The First Adriatic

In Port

White Star’s First Steamship Named Adriatic

By James Donahue

The Adriatic was the sixth steamship built for the new White Star Line’s trans-Atlantic fleet. What was considered state-of-the-art in 1871 for passenger ships would seem harsh by contemporary standards. The hull, framework, masts, yards, and even the decks, except for the floors and furniture, were all made of iron.

The hull of the 452-foot-long Adriatic was given additional strength with six iron bulkheads that reached from the keel to the main deck, dividing the ship into seven compartments. It had four masts, with the iron mainmast towering at 150 feet. The iron yards and crosstrees were so heavy they had to be controlled by steam-powered winches. Six other steam winches were used for lifting cargo, setting sail and other operations of the ship.

The ship had one funnel. Its hull was painted black, thus giving it an imposing profile.

The ship’s wheel was set amidships, with all of the steering gear also operated by steam power. In case of accident and/or failure of the steam engines, a second and manually-operated steering set-up was fitted at the stern. Also a telegraph system was installed between the stern and the bridge to allow for communication if the stern wheel had to be used.

The engine room, located amidships right under the wheel house, contained four compound engines. They were powered by steam from 24 furnaces and four massive steam cylinders. The ship’s single screw boasted a circumference of over 66 feet. It was the largest propeller screw on any ship in the merchant service at the time.

A vast iron hurricane deck was built over the forepart of the ship to protect the main deck from heavy seas. It also added to the overall strength of the hull. Two promenades extended from the hurricane deck to the tern along each side. A portion of the promenades were sheltered from rain by a lateral extension of the upper deck.

Over the saloon were water tanks, from which plumbing was installed for each of the cabins, thus providing running water for the passengers. Fresh air ventilators were installed throughout the ship thus assuring passengers of fresh air. The furnishings were elaborate. The vessel offered accommodations for 1,150 passengers, 150 in the saloon and 1,000 in steerage.

The builders even attempted to furnish gas-fired lighting throughout the ship and fitted the vessel with some 300 gas lamps instead of the usual candles and oil lamps. But there were so many leaks in the gas lines caused by vibrations in the ship, the gas lamps were never used.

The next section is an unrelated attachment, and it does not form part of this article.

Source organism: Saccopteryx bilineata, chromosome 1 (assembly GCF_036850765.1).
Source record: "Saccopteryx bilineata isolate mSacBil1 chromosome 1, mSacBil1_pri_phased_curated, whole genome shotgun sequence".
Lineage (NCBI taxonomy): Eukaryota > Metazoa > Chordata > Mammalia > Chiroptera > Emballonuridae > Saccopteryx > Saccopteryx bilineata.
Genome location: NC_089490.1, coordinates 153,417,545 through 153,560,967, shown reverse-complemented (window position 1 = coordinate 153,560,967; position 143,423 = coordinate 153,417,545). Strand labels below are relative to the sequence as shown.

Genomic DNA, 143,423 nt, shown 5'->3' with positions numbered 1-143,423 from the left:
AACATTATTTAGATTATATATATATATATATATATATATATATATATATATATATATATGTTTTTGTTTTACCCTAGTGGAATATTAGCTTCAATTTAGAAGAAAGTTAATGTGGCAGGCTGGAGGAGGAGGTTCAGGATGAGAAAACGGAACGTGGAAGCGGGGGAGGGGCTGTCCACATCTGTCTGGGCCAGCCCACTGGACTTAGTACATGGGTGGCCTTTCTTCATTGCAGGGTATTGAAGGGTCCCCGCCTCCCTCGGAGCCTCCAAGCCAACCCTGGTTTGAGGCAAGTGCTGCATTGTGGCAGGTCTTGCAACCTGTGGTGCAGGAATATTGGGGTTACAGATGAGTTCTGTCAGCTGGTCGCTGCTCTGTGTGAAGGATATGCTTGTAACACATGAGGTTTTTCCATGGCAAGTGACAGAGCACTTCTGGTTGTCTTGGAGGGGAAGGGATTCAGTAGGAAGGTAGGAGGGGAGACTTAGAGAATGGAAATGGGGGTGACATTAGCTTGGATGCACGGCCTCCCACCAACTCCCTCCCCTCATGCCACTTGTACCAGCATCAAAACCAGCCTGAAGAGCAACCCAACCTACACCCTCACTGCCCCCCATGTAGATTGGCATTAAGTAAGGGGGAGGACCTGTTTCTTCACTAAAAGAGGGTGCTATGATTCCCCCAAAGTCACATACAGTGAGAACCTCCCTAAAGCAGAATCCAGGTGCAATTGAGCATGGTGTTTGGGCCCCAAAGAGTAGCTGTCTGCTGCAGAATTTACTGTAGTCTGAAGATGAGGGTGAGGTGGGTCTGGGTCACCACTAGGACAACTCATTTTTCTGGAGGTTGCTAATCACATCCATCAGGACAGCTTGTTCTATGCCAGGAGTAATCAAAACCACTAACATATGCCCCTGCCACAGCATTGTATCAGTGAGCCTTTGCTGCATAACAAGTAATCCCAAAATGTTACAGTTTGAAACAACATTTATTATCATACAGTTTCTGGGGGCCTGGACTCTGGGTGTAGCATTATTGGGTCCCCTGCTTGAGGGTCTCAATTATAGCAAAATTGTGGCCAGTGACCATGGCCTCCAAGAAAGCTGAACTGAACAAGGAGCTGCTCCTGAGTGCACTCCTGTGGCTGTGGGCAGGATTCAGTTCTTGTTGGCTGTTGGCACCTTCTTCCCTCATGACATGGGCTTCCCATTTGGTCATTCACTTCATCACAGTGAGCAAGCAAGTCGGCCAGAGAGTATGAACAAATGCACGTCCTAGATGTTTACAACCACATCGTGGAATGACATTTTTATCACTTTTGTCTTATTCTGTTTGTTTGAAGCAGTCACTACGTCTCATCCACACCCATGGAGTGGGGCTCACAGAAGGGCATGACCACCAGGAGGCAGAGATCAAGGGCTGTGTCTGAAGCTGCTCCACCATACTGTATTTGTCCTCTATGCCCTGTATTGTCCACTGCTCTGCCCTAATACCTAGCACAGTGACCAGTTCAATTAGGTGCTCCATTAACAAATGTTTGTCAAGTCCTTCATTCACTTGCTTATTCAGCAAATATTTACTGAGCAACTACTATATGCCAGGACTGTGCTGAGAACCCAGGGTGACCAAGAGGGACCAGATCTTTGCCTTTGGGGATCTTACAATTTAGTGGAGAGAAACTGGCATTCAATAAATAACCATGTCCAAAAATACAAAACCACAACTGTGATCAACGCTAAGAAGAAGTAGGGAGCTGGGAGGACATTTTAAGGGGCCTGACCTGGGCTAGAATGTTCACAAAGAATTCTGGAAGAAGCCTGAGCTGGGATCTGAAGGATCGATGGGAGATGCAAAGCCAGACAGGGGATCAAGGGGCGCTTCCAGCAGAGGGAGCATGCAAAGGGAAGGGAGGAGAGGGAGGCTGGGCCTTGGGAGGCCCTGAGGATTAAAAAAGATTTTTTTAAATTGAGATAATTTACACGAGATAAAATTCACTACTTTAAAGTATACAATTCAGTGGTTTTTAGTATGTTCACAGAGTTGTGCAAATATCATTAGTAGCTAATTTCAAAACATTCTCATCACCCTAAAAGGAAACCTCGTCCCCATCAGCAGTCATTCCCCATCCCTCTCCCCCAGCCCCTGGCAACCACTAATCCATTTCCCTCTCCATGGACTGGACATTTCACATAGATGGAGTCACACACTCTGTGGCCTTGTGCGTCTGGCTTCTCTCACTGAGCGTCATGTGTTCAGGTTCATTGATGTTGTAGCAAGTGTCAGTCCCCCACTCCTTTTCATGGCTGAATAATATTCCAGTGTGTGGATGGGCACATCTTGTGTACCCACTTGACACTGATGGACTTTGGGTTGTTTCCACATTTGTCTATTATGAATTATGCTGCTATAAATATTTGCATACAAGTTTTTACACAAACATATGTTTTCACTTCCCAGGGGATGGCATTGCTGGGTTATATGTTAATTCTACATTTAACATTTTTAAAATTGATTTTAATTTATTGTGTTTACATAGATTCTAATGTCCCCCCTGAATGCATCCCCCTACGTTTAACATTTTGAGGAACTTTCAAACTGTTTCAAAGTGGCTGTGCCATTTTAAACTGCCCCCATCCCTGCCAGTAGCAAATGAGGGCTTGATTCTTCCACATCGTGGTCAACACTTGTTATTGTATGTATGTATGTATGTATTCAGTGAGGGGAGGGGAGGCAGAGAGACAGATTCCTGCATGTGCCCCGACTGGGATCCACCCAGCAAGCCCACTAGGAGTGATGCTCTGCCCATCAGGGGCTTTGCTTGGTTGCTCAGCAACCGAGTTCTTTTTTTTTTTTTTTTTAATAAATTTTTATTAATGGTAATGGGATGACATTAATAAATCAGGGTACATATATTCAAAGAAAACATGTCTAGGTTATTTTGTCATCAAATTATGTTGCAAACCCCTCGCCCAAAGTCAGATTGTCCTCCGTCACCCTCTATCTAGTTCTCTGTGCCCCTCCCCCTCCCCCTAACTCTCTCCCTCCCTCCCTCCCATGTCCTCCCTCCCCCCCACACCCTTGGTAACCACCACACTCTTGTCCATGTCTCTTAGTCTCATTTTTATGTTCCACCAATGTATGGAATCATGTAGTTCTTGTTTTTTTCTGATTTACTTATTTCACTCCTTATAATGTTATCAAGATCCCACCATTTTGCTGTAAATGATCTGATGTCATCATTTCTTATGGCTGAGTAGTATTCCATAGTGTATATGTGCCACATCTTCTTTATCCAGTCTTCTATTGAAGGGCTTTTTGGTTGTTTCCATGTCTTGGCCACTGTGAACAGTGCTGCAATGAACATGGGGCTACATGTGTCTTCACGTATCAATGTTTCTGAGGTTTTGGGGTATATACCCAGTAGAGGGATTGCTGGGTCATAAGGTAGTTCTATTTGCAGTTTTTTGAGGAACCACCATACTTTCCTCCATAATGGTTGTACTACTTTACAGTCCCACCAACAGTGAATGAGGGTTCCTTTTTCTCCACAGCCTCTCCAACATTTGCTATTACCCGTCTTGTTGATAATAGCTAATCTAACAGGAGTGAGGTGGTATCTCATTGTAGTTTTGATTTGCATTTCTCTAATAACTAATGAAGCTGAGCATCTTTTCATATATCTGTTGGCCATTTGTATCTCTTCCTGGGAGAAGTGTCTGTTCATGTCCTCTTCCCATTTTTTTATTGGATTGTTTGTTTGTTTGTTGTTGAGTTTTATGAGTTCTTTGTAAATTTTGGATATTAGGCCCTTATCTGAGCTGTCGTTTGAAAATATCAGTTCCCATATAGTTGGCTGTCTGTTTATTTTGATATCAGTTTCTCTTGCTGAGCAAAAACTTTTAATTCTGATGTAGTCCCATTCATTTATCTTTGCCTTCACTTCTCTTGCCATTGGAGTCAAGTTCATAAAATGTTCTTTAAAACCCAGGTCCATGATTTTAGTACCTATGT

As the Adriatic was the largest ship in the fleet she thus became the line’s flagship until the Britannic was launched in 1874. The ship also proved to be faster than the Cunard Line’s best liner at that time, the Scotia, and thus she claimed the coveted Blue Ribald for setting new records in crossing the Atlantic from Liverpool to New York.

The ship, under the command of Sir Digby Murray, left on its maiden voyage on April 11, 1872. She maintained that route, making regular trips until the vessel was retired in 1897 and scrapped two years later. The Adriatic went through a major refitting in 1884 that included adding accommodations for 50 second class passengers.

During those years, the Adriatic was involved in four major collisions with other ships. This first occurred in October, 1874 while steaming parallel with the Cunard steamship Parthia. The two ships got too close and somehow struck side-to-side, although damage was relatively light.

In March, 1875, the Adriatic rammed the American ship Columbus in New York harbor, and the Columbus was sunk. In December that same year, the Adriatic ran down and sank the sailing ship Harvest Queen in St. Georges Channel. The wooden vessel was literally crushed under the steel hull of the heavy Adriatic and the accident killed its entire crew. The Harvest Queen sank so fast that the crew of the Adriatic could not identify what boat they had hit. The victim was identified later when this ship went missing.

On July 19, 1878, the Adriatic collided with the brig G. A. Pike off South Wales, killing five crew members on the Pike. This time there was a board of inquiry and the officers of the Adriatic were blamed for running at excessive speed.

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